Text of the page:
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Gap (NYSE:GPS) Takes On Some Risk With Its Use Of Debt

Simply Wall St

Some say volatility, rather than debt, is the best way to think about risk as an investor, but Warren Buffett famously said that 'Volatility is far from synonymous with risk. So it might be obvious that you need to consider debt, when you think about how risky any given stock is, because too much debt can sink a company. We can see that The Gap, Inc. (NYSE:GPS) does use debt in its business. But should shareholders be worried about its use of debt?

Why Does Debt Bring Risk?

Generally speaking, debt only becomes a real problem when a company can't easily pay it off, either by raising capital or with its own cash flow. In the worst case scenario, a company can go bankrupt if it cannot pay its creditors. However, a more frequent (but still costly) occurrence is where a company must issue shares at bargain-basement prices, permanently diluting shareholders, just to shore up its balance sheet. Of course, plenty of companies use debt to fund growth, without any negative consequences. When we think about a company's use of debt, we first look at cash and debt together.

See our latest analysis for Gap

What Is Gap's Net Debt?

The chart below, which you can click on for greater detail, shows that Gap had US$1.25b in debt in August 2019; about the same as the year before. However, it does have US$1.47b in cash offsetting this, leading to net cash of US$222.0m.

NYSE:GPS Historical Debt, September 26th 2019

How Strong Is Gap's Balance Sheet?

We can see from the most recent balance sheet that Gap had liabilities of US$3.13b falling due within a year, and liabilities of US$7.28b due beyond that. On the other hand, it had cash of US$1.47b and US$359.0m worth of receivables due within a year. So its liabilities total US$8.59b more than the combination of its cash and short-term receivables.

When you consider that this deficiency exceeds the company's US$6.47b market capitalization, you might well be inclined to review the balance sheet intently. In the scenario where the company had to clean up its balance sheet quickly, it seems likely shareholders would suffer extensive dilution. Gap boasts net cash, so it's fair to say it does not have a heavy debt load, even if it does have very significant liabilities, in total.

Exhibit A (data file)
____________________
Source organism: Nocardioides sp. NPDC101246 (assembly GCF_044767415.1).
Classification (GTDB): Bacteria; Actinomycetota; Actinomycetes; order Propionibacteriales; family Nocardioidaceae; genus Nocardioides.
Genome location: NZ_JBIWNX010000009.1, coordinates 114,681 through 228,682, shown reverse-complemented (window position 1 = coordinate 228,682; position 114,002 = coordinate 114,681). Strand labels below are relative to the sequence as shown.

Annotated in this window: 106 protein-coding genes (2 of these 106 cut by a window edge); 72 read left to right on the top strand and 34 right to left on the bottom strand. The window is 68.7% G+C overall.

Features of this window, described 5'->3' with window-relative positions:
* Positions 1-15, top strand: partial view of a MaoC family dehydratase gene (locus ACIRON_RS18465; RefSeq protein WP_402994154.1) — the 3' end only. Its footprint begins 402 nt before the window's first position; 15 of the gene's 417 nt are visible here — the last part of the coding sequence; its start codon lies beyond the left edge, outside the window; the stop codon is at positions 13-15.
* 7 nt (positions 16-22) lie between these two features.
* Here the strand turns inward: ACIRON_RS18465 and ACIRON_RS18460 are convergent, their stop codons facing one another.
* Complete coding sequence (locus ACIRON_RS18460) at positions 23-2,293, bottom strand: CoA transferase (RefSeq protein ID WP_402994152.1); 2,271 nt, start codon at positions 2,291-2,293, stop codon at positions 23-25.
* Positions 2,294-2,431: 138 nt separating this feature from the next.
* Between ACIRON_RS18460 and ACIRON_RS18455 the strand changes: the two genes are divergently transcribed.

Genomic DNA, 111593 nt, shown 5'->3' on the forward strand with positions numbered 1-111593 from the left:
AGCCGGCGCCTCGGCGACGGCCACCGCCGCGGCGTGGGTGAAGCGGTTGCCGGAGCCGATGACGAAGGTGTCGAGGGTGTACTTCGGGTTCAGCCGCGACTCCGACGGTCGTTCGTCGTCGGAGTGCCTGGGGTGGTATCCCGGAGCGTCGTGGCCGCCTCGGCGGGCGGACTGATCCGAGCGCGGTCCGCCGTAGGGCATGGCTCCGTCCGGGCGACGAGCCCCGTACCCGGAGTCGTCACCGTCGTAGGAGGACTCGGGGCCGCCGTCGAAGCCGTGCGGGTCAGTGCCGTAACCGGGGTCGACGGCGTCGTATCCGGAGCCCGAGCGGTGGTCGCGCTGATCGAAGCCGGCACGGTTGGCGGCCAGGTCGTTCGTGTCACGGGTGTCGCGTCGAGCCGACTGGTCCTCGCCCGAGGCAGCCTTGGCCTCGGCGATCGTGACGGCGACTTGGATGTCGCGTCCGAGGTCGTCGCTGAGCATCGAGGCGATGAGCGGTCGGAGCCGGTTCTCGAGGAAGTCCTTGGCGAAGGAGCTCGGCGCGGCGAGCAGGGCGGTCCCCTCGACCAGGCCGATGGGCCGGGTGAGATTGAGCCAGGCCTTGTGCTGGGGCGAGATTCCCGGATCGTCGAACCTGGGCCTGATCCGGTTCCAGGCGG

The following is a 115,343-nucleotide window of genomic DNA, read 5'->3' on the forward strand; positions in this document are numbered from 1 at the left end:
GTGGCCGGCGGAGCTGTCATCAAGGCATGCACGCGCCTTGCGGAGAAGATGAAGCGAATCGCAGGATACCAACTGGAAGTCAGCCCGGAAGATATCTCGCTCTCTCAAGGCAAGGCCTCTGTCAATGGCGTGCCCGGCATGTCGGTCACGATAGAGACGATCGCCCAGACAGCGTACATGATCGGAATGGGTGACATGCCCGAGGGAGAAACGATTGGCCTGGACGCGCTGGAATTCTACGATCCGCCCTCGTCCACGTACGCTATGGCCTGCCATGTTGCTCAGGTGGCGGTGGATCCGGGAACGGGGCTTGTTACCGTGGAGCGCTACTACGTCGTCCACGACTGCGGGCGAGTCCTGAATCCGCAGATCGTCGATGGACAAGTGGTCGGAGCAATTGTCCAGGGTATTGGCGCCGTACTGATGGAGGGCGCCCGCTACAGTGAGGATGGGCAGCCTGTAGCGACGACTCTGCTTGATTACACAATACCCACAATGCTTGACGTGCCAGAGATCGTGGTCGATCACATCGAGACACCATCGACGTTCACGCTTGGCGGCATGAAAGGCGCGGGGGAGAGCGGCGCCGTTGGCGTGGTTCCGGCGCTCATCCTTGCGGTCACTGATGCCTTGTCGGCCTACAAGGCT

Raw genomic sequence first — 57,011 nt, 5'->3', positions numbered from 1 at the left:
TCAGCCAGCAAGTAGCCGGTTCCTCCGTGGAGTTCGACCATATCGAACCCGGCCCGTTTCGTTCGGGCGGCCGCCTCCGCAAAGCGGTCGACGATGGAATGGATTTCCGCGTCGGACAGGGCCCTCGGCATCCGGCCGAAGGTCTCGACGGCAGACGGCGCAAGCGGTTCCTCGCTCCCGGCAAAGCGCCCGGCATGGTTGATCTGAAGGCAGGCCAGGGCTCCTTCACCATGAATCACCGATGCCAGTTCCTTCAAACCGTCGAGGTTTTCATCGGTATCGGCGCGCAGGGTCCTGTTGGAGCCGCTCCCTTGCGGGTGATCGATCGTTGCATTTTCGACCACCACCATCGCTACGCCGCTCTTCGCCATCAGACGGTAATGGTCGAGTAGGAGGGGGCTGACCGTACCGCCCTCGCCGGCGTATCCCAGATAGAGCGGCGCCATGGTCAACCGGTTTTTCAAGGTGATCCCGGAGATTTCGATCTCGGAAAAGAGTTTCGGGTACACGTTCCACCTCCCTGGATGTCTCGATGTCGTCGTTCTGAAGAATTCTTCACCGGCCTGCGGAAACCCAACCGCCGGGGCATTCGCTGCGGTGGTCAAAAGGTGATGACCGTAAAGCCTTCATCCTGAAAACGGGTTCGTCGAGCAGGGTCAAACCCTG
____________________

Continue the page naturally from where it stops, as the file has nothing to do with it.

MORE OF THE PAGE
Fortunately, Gap grew its EBIT by 2.4% in the last year, making that debt load look even more manageable. When analysing debt levels, the balance sheet is the obvious place to start. But it is future earnings, more than anything, that will determine Gap's ability to maintain a healthy balance sheet going forward. So if you want to see what the professionals think, you might find this free report on analyst profit forecasts to be interesting.

Finally, a company can only pay off debt with cold hard cash, not accounting profits. Gap may have net cash on the balance sheet, but it is still interesting to look at how well the business converts its earnings before interest and tax (EBIT) to free cash flow, because that will influence both its need for, and its capacity to manage debt. In the last three years, Gap's free cash flow amounted to 45% of its EBIT, less than we'd expect. That weak cash conversion makes it more difficult to handle indebtedness.

Summing up

Although Gap's balance sheet isn't particularly strong, due to the total liabilities, it is clearly positive to see that it has net cash of US$222.0m. And it also grew its EBIT by 2.4% over the last year. So although we see some areas for improvement, we're not too worried about Gap's balance sheet. In light of our reservations about the company's balance sheet, it seems sensible to check if insiders have been selling shares recently.

If you're interested in investing in businesses that can grow profits without the burden of debt, then check out this free list of growing businesses that have net cash on the balance sheet.

We aim to bring you long-term focused research analysis driven by fundamental data. Note that our analysis may not factor in the latest price-sensitive company announcements or qualitative material.

If you spot an error that warrants correction, please contact the editor at editorial-team@simplywallst.com. This article by Simply Wall St is general in nature. It does not constitute a recommendation to buy or sell any stock, and does not take account of your objectives, or your financial situation. Simply Wall St has no position in the stocks mentioned. Thank you for reading.